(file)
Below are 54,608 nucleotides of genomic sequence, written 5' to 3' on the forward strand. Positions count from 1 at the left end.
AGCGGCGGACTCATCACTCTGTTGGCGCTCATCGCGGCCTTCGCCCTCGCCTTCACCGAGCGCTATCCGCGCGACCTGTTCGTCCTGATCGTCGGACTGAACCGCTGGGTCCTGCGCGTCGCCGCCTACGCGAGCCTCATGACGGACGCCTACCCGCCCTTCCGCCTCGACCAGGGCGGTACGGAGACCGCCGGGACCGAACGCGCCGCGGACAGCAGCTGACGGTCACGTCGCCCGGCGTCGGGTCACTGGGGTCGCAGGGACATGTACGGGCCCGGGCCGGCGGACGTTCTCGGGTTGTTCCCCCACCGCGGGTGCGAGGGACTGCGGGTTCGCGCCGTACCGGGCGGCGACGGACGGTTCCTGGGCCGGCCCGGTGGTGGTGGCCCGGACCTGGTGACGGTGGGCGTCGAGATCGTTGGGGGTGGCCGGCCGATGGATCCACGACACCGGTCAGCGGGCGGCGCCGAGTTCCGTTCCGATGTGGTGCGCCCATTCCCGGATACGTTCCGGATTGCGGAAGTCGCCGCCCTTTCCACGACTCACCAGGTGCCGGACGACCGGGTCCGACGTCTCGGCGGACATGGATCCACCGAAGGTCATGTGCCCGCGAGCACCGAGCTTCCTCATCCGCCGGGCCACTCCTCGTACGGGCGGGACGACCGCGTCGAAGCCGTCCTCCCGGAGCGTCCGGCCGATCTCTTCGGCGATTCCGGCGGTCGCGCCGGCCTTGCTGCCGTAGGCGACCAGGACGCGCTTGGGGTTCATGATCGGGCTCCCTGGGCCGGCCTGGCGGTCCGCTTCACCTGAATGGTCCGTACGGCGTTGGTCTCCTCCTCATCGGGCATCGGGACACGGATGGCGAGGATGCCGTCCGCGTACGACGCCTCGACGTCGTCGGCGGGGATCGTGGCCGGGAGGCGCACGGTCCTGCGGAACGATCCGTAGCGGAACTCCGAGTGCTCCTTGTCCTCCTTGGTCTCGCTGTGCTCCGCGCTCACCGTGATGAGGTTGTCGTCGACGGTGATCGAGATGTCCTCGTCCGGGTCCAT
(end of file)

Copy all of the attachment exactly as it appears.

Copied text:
Below are 54,608 nucleotides of genomic sequence, written 5' to 3' on the forward strand. Positions count from 1 at the left end.
AGCGGCGGACTCATCACTCTGTTGGCGCTCATCGCGGCCTTCGCCCTCGCCTTCACCGAGCGCTATCCGCGCGACCTGTTCGTCCTGATCGTCGGACTGAACCGCTGGGTCCTGCGCGTCGCCGCCTACGCGAGCCTCATGACGGACGCCTACCCGCCCTTCCGCCTCGACCAGGGCGGTACGGAGACCGCCGGGACCGAACGCGCCGCGGACAGCAGCTGACGGTCACGTCGCCCGGCGTCGGGTCACTGGGGTCGCAGGGACATGTACGGGCCCGGGCCGGCGGACGTTCTCGGGTTGTTCCCCCACCGCGGGTGCGAGGGACTGCGGGTTCGCGCCGTACCGGGCGGCGACGGACGGTTCCTGGGCCGGCCCGGTGGTGGTGGCCCGGACCTGGTGACGGTGGGCGTCGAGATCGTTGGGGGTGGCCGGCCGATGGATCCACGACACCGGTCAGCGGGCGGCGCCGAGTTCCGTTCCGATGTGGTGCGCCCATTCCCGGATACGTTCCGGATTGCGGAAGTCGCCGCCCTTTCCACGACTCACCAGGTGCCGGACGACCGGGTCCGACGTCTCGGCGGACATGGATCCACCGAAGGTCATGTGCCCGCGAGCACCGAGCTTCCTCATCCGCCGGGCCACTCCTCGTACGGGCGGGACGACCGCGTCGAAGCCGTCCTCCCGGAGCGTCCGGCCGATCTCTTCGGCGATTCCGGCGGTCGCGCCGGCCTTGCTGCCGTAGGCGACCAGGACGCGCTTGGGGTTCATGATCGGGCTCCCTGGGCCGGCCTGGCGGTCCGCTTCACCTGAATGGTCCGTACGGCGTTGGTCTCCTCCTCATCGGGCATCGGGACACGGATGGCGAGGATGCCGTCCGCGTACGACGCCTCGACGTCGTCGGCGGGGATCGTGGCCGGGAGGCGCACGGTCCTGCGGAACGATCCGTAGCGGAACTCCGAGTGCTCCTTGTCCTCCTTGGTCTCGCTGTGCTCCGCGCTCACCGTGATGAGGTTGTCGTCGACGGTGATCGAGATGTCCTCGTCCGGGTCCAT